You get it. You see the big picture. That’s the problem with people these days - they only see the narrow view. - The Wire
After tearing his rotator cuff earlier this week, it looks like injury will end Kobe Bryant’s season for the third consecutive year. He ruptured his Achilles in 2013, broke his leg in 2014 and now may have to miss the rest of the season while recovering from shoulder surgery. He has played only 41 games over the last two seasons and has not looked nearly like himself in that time. If he comes back next season, he will be a 37-year-old in his 20th season in the league.
Long story short, it looks very unlikely that he will ever be able to live up to the two-year $48 million extension he signed with the Los Angeles Lakers last season, a move that was almost universally pilloried at the time. In an era where payroll efficiency has become the Holy Grail, the Lakers committed the gravest sin of all - they were paying their best player for whom he had been and not who he would be. This, as critics never ceased to point out, was no way to run a franchise in the modern NBA.
If you are trying to win as many games as possible while spending the least amount of money, which has become S.O.P. throughout the league, spending that much money on a 36-year old never made a ton of sense. However, there’s a lot more to running a franchise, particularly the NBA’s most glamorous franchise in one of its biggest markets, then maximizing the bottom line on an annual basis. The Lakers didn’t give Kobe $50 million to win games. They gave him $50 million to sell tickets, boost TV ratings and pacify a massive fanbase used to competing for championships every season. Most of all, it was a gesture of appreciation for a global icon who had been the face of the franchise for over a decade.
In most other lines of work where one employee can create that much revenue, a guy like Kobe Bryant is called a “rain maker”. When a prominent investment banker or corporate lawyer or headhunter decides to hang it up, their firms often give them “golden parachutes”. Just because they were moving on didn’t mean their past work would be forgotten. The company didn’t just move them as efficiency-maximizing widgets - their employees were a family and family takes care of each other.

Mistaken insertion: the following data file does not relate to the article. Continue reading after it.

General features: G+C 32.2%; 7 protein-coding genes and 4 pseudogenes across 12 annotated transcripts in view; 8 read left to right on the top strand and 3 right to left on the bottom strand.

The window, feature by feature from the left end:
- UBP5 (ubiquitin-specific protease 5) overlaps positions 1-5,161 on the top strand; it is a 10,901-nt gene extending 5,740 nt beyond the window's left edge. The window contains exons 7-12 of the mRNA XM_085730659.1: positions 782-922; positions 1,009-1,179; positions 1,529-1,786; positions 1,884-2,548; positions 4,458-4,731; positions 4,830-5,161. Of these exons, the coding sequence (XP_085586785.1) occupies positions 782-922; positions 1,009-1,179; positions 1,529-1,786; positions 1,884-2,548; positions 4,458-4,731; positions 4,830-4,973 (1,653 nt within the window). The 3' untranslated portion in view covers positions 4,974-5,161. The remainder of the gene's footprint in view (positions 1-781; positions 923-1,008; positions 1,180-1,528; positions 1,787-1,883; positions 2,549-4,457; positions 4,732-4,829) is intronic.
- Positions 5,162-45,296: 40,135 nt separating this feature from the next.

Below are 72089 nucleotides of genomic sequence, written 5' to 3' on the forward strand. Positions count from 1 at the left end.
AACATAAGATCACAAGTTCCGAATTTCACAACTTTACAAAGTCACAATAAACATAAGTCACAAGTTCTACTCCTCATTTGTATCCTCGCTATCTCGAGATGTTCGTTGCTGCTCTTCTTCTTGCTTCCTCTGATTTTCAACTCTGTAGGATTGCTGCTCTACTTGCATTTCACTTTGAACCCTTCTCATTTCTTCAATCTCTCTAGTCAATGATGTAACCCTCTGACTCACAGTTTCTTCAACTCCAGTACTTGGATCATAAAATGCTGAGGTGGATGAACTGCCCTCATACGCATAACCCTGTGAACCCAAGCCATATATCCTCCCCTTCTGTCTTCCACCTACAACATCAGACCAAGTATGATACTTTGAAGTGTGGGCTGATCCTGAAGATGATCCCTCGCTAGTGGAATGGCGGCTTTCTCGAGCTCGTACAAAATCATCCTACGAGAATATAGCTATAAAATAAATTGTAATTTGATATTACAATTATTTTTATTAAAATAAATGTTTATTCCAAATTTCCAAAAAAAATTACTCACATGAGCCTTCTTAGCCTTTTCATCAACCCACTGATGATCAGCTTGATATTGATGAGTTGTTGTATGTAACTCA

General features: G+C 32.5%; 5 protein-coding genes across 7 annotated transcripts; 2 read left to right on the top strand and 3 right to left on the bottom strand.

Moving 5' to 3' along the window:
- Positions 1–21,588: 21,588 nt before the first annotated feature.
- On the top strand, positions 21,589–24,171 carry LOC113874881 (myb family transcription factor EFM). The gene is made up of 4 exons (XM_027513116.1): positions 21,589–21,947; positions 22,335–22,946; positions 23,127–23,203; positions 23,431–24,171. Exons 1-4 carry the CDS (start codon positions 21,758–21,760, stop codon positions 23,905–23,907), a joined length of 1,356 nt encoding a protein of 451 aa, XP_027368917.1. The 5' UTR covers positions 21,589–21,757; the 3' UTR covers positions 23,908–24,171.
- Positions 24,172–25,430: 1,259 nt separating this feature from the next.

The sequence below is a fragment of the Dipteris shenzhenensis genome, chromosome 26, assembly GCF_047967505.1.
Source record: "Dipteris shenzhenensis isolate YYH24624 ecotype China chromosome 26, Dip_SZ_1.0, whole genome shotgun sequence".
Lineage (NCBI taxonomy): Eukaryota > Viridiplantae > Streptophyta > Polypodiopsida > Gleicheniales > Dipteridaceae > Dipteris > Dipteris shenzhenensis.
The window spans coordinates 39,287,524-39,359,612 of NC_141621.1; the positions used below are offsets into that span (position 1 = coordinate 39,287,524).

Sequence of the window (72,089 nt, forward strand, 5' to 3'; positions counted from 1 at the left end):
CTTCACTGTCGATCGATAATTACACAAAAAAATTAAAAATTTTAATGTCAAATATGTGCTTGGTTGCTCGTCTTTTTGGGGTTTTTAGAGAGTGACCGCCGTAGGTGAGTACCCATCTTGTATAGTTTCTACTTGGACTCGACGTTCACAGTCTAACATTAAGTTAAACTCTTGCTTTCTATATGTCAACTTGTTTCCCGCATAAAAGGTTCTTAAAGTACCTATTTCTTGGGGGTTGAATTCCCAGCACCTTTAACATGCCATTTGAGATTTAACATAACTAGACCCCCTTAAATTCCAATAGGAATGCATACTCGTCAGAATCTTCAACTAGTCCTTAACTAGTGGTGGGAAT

Whatever Kobe does when his playing days are over, he will always be a Laker, in much the same way as Magic Johnson and James Worthy. After making nearly $280 million in salary over the course of his NBA career, did he need the extra money? Obviously not. However, when you are playing the business game at the level those guys are at, that money can fund a startup, seed an endowment or become an equity stakeholder in the Los Angeles Dodgers. Those are the kind of doors that open for you when you lead championship parades in Los Angeles.
Why is that important? In a business where rain makers can choose where they want to work, it’s never a bad idea to cultivate a reputation as a place that takes care of its employees. The Lakers may not have had much of a chance with Carmelo Anthony or LeBron James, but if they come calling to Kevin Love this offseason, he will at least have to listen.
The pitch is simple. Why should Kevin Love spend the rest of his career playing in Cleveland, where he will always be the third wheel? If the Cavs don’t win a championship, who is getting the blame? The favored sons who grew up with the franchise (LeBron and Kyrie) and who hold the ball most of the game? Or the hired gun whom they had to mortgage the future to bring in? The Cavs have been most effective with LeBron James at the 4 and a rim protector at the 5, which makes Love an uncomfortable fit.
If Love comes to Los Angeles, he instantly becomes the face of the franchise. Instead of trying to pound a round peg into a square hole, the Lakers can set up their team to maximize Love’s strengths in the same way the Minnesota Timberwolves did. He may never be an even average defensive player, but a competent organization can build an elite team around a big man who averages 26 points, 14 rebounds and 4 assists a game on 46% shooting, including 37% from 3.
I am writing this on a soggy Friday morning in Dallas, where the high will be 50 and the low will be 37. The forecast in Cleveland calls for a high of 34. Here are the projected high temperatures in Los Angeles over the next week - 77, 81, 79, 73, 70, 79, 75. Basketball players love to sign in places like Los Angeles, Phoenix and Miami because they are built like Bedouins - tall and long with bodies designed to dissipate heat, not absorb it. To survive a winter in Cleveland or Minnesota, you want to be built more like an Eskimo.